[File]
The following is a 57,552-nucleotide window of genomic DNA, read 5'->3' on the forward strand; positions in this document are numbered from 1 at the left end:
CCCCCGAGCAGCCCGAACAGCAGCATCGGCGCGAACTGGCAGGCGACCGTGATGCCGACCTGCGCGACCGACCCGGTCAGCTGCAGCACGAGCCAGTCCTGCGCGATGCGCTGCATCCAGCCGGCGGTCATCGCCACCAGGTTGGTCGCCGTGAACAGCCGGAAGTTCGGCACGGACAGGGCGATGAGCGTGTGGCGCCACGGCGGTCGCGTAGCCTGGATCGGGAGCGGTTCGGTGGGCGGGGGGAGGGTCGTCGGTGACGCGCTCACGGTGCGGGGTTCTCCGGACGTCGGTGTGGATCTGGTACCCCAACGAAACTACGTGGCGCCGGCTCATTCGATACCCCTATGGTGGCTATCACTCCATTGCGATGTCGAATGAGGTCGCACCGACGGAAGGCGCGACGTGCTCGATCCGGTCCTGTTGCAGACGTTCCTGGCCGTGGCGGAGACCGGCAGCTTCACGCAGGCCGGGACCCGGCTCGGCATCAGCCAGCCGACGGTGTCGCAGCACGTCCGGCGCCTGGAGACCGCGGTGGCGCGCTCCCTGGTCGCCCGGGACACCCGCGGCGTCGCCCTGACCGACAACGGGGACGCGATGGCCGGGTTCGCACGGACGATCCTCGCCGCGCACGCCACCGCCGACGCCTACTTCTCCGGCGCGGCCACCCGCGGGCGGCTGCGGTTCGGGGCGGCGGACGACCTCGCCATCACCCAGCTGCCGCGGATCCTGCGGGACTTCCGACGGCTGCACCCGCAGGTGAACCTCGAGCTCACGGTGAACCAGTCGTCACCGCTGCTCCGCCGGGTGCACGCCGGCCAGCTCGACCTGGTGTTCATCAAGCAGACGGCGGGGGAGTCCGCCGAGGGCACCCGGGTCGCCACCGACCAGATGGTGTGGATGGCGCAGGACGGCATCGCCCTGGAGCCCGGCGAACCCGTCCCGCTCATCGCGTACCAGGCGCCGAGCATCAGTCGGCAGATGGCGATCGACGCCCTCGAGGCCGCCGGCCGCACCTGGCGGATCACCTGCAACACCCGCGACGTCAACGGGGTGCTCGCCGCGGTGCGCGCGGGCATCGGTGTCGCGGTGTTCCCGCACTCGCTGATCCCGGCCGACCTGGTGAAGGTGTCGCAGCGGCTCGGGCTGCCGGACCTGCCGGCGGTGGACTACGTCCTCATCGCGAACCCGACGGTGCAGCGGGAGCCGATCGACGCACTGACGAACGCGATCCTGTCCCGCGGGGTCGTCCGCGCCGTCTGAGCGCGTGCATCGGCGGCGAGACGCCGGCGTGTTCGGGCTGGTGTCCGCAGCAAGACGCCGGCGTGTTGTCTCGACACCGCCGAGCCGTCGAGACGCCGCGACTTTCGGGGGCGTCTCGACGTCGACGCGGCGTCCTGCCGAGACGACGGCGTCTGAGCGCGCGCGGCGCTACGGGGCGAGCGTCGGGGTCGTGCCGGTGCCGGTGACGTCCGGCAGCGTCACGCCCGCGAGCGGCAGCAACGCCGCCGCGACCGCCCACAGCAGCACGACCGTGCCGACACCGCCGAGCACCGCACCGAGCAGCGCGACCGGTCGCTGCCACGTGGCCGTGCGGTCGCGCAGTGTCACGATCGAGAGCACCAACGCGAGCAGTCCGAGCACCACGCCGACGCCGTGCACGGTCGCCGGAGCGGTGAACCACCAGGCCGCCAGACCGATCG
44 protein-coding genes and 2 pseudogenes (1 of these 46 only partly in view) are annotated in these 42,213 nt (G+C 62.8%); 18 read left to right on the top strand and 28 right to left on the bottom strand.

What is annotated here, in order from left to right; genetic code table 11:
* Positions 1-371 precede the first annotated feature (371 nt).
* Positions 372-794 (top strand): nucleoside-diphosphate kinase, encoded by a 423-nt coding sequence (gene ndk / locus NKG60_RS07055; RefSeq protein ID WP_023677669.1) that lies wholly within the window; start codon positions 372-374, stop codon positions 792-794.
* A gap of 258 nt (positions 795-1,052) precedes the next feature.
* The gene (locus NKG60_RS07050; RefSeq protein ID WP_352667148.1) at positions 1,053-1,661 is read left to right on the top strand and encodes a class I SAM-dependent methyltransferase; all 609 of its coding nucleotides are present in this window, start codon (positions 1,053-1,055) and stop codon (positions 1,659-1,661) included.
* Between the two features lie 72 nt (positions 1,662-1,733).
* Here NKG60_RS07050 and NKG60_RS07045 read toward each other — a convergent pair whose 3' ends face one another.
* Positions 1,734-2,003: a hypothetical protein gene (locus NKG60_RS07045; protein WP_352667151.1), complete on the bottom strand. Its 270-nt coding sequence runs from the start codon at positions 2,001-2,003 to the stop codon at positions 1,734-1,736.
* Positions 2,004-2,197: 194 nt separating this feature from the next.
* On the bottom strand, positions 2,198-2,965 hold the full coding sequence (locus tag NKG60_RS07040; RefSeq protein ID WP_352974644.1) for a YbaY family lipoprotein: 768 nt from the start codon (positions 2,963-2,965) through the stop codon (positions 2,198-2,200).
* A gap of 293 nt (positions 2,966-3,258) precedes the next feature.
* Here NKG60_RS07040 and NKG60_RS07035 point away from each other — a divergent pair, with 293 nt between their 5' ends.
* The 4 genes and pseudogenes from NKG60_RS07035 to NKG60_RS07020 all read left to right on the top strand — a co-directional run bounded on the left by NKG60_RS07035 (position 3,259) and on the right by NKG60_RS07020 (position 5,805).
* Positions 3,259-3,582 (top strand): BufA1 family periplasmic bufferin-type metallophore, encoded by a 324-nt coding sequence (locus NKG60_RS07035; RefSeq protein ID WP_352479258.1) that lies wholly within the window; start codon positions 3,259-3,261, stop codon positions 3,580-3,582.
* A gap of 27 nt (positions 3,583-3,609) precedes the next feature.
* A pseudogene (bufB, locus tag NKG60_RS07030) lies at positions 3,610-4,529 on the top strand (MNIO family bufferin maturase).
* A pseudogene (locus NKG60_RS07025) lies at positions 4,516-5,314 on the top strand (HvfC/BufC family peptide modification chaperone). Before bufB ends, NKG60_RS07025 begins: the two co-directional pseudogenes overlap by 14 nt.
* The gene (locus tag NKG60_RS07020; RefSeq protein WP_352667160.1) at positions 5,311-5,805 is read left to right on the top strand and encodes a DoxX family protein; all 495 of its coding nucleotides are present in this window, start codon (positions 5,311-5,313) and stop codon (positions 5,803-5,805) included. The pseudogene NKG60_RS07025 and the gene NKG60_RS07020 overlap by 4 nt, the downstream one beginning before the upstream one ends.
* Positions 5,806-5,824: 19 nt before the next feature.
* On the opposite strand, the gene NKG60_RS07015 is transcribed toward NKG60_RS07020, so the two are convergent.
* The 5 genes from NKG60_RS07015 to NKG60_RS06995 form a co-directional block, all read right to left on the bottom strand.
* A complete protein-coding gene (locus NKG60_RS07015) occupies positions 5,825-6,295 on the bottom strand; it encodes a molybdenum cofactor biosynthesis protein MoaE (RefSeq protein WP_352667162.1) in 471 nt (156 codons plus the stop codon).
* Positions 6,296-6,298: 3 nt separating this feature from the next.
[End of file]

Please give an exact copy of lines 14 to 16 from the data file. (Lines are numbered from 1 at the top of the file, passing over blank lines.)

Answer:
* A gap of 293 nt (positions 2,966-3,258) precedes the next feature.
* Here NKG60_RS07040 and NKG60_RS07035 point away from each other — a divergent pair, with 293 nt between their 5' ends.
* The 4 genes and pseudogenes from NKG60_RS07035 to NKG60_RS07020 all read left to right on the top strand — a co-directional run bounded on the left by NKG60_RS07035 (position 3,259) and on the right by NKG60_RS07020 (position 5,805).